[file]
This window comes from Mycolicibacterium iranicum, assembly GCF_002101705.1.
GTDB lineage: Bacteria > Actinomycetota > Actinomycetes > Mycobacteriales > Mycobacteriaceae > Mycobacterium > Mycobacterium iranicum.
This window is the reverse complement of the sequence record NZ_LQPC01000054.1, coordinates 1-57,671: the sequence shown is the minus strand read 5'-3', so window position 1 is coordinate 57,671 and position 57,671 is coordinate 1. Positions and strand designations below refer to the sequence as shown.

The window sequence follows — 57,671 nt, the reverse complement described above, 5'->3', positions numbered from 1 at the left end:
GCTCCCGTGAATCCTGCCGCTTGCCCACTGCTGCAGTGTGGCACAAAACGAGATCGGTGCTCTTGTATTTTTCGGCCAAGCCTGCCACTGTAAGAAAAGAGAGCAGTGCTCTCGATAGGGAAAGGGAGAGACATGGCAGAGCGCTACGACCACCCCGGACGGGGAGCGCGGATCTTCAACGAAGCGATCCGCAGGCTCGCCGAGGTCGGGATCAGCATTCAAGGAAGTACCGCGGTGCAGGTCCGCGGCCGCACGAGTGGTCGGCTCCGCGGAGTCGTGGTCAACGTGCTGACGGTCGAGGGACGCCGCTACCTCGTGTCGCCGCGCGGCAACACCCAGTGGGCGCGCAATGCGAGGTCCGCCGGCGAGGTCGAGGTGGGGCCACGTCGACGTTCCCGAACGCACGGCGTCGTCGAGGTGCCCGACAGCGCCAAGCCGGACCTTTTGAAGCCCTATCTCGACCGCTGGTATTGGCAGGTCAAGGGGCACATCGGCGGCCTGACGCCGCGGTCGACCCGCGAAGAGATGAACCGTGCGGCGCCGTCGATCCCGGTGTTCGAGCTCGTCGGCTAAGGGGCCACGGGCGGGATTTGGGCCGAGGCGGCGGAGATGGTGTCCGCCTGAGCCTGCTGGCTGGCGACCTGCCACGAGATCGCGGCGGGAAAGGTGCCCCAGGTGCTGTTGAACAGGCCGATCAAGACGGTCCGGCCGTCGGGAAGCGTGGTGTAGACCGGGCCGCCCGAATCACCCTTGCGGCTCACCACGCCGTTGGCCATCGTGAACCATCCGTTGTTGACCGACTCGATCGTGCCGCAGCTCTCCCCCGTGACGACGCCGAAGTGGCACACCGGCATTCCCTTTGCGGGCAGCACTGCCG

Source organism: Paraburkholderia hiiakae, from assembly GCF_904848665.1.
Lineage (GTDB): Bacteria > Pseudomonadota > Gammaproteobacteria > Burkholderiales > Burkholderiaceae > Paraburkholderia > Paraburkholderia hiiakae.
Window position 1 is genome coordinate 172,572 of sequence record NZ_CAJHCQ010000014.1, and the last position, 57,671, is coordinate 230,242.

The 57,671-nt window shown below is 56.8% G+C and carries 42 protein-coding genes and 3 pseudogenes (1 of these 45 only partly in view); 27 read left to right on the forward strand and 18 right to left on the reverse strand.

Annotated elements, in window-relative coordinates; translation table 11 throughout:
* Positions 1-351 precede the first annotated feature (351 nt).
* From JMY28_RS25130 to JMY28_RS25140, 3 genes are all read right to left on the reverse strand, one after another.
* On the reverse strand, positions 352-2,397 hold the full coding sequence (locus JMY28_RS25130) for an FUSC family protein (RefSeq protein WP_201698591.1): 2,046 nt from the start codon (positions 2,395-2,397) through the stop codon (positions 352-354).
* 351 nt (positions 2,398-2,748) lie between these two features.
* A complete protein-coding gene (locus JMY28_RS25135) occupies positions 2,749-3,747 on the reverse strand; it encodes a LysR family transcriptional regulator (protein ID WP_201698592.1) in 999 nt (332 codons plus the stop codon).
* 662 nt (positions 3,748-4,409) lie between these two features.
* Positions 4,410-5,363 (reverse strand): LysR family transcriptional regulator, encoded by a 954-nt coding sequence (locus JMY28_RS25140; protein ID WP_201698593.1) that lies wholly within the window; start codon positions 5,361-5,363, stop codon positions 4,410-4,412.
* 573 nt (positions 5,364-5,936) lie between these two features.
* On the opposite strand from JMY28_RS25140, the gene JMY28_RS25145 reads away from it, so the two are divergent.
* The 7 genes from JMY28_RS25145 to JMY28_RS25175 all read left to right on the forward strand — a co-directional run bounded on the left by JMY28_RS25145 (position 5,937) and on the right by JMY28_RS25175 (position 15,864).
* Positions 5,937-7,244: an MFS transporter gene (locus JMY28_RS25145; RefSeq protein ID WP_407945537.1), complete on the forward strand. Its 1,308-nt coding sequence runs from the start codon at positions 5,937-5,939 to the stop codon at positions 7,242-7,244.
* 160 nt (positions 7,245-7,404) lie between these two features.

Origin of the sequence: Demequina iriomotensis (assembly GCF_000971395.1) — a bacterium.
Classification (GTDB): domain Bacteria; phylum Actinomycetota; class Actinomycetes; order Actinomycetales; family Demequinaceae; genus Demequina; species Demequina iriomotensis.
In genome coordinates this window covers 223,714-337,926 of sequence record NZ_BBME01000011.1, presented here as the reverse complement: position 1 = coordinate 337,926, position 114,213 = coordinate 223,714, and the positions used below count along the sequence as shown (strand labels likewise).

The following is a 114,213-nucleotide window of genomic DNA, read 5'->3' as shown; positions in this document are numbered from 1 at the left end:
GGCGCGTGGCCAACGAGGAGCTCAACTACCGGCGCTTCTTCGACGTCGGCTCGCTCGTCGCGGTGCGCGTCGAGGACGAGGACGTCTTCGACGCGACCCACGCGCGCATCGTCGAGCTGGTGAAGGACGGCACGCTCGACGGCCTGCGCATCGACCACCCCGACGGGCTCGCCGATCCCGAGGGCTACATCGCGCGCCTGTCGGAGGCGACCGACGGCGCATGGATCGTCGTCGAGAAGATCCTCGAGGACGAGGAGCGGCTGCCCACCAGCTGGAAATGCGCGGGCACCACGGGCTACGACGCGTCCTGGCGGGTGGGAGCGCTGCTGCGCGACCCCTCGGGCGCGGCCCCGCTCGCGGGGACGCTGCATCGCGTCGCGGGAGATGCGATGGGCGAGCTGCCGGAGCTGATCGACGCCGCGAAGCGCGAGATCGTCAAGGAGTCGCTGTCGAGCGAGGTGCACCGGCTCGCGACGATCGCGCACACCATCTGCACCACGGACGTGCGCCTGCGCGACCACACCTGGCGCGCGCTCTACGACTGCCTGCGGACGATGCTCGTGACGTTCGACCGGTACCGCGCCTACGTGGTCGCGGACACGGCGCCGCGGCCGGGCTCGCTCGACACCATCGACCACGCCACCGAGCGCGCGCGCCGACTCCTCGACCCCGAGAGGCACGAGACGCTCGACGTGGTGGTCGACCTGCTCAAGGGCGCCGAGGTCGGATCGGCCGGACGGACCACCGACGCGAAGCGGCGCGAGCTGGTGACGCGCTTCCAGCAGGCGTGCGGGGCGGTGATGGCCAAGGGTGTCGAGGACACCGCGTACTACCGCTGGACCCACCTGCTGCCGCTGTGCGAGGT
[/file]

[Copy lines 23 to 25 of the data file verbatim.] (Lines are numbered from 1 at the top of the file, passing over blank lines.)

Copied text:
Origin of the sequence: Demequina iriomotensis (assembly GCF_000971395.1) — a bacterium.
Classification (GTDB): domain Bacteria; phylum Actinomycetota; class Actinomycetes; order Actinomycetales; family Demequinaceae; genus Demequina; species Demequina iriomotensis.
In genome coordinates this window covers 223,714-337,926 of sequence record NZ_BBME01000011.1, presented here as the reverse complement: position 1 = coordinate 337,926, position 114,213 = coordinate 223,714, and the positions used below count along the sequence as shown (strand labels likewise).